‘Sunday is Coming!’ Church members ask believers to pray for the persecuted on Easter
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MARIETTA, Ga. — Lauren Williams wanted to teach her 3-year-old daughter, Kena, the significance of Christ’s sacrifice on the cross. But how?
“She was ready to learn more about Jesus,” said Williams, a former elementary school art teacher. So Williams painted five scenes from Jesus’ story, celebrated around the world during Passion Week, on poster boards and set up the display in a friend’s backyard.
Walking among the vivid depictions from Jesus’ life “left a great impact on all of us, not just our child,” said Williams, who earned a bachelor’s in studio art from Lipscomb University in Nashville, Tenn., a university associated with Churches of Christ.
She began thinking about “how great it would be to share this experience with a lot of families,” Williams said. “I wanted to create something larger than life and eye-catching so that children and adults alike could experience the wonder surrounding Jesus’ life, death and resurrection.”
Members of her congregation, the Burnt Hickory Church of Christ, agreed. The result: “The Jesus Journey,” an interactive, self-guided tour presented during Easter weekend.
“I think it fits Burnt Hickory well because this is — more than most churches I’ve been a part of — a very artistic church,” preaching minister Scott Franks said. “We seem to have a lot of creative people, so it seems to fit what God’s brought together here.
“I was intrigued by it because this was something we could do and do well. It was a great outlet for the artists in our congregation.”
THE POWER OF ART
“The Jesus Journey” debuted in 2017. Williams recalled, “It was so beautiful to watch families and individuals going through and gazing, participating or in deep thought.”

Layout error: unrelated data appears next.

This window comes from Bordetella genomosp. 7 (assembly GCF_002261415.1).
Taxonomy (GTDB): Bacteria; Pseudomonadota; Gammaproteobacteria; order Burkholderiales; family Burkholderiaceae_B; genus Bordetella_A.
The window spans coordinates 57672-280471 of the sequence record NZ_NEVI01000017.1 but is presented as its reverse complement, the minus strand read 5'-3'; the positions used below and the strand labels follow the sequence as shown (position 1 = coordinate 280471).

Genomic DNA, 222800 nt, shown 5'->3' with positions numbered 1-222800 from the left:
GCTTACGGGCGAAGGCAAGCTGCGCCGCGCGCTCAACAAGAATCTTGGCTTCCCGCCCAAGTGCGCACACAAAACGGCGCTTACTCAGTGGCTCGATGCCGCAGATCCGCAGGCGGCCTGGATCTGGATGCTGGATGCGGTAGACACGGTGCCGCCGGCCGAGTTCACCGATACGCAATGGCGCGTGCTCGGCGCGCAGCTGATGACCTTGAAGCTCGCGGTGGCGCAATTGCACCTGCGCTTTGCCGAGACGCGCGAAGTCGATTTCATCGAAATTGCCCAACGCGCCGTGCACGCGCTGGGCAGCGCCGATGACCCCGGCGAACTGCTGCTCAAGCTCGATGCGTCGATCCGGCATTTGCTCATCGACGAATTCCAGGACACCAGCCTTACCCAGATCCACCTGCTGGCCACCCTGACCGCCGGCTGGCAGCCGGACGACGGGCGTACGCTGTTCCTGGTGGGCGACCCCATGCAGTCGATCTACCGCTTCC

Geoff Giesemann, the church’s discipleship minister, noticed that, as families toured the exhibit, “people were really into explaining to their children what was going on,” he said. “By the time they reached the end, you could see that some were visibly affected — some crying, others just very quiet and others emotionally moved,” Giesemann said.
Justin and Aubrey Bracegirdle, members of the Burnt Hickory church, took their 1-year-old daughter, Bexley, nephew Zayden, 3, and niece Harper, 2, to see “The Jesus Journey.”
“Zayden remembers going and has asked us about it several times,” Aubrey Bracegirdle said. “I think the walk and the hands-on aspect helped him retain memories.”
Children’s minister Beth Tidwell helped guide groups of first to fourth graders through the exhibit.
“It was a welcomed departure from a typical Sunday school lesson,” she said. “We were able to spend time at each exhibit, reading the description together and allowing them to interact with it — from laying down palm leaves, pretending to be at the Last Supper and removing the stone at the tomb. The Easter story was really brought to life for them in a tangible way.”
One of those most moved by the exhibit was Williams herself.
“Art is very powerful — not only to the viewer but to the creator as well,” she said. “So, when I stood at the foot of the cross and touched the nails in the painted Jesus’ feet and found myself crying, … I was sure I had given everything I could and it was a success. God provided an amazing team to put it all together.”
CONNECTING TO THE CULTURE
Franks acknowledged that some in Churches of Christ aren’t comfortable celebrating Easter — singling out one weekend to acknowledge something that should be remembered throughout the year as Christians worship.
“At the same time, Easter and Christmas are the two times of the year when the rest of the world is talking about Jesus,” he said, “so why would we not leverage those opportunities?”
Last year the Burnt Hickory church averaged about 450 people for Sunday morning worship. On Easter Sunday, that number swelled to 700.
“It is the best chance for us to connect to the culture on one of the rare times the culture is actually thinking about Jesus,” Franks said.
The “Jesus Journey” also takes advantage of the congregation’s talent, said Don Richardson, one of the church’s elders.
“Lauren is just brilliant,” Richardson said of Williams, “in not just ability. She has the desire to use that to have an impact.”
As an artist, Williams “sees things in a way that I don’t see them,” Franks said, “because she sees them through an artist’s eyes. I think this is how she’s used by God.”
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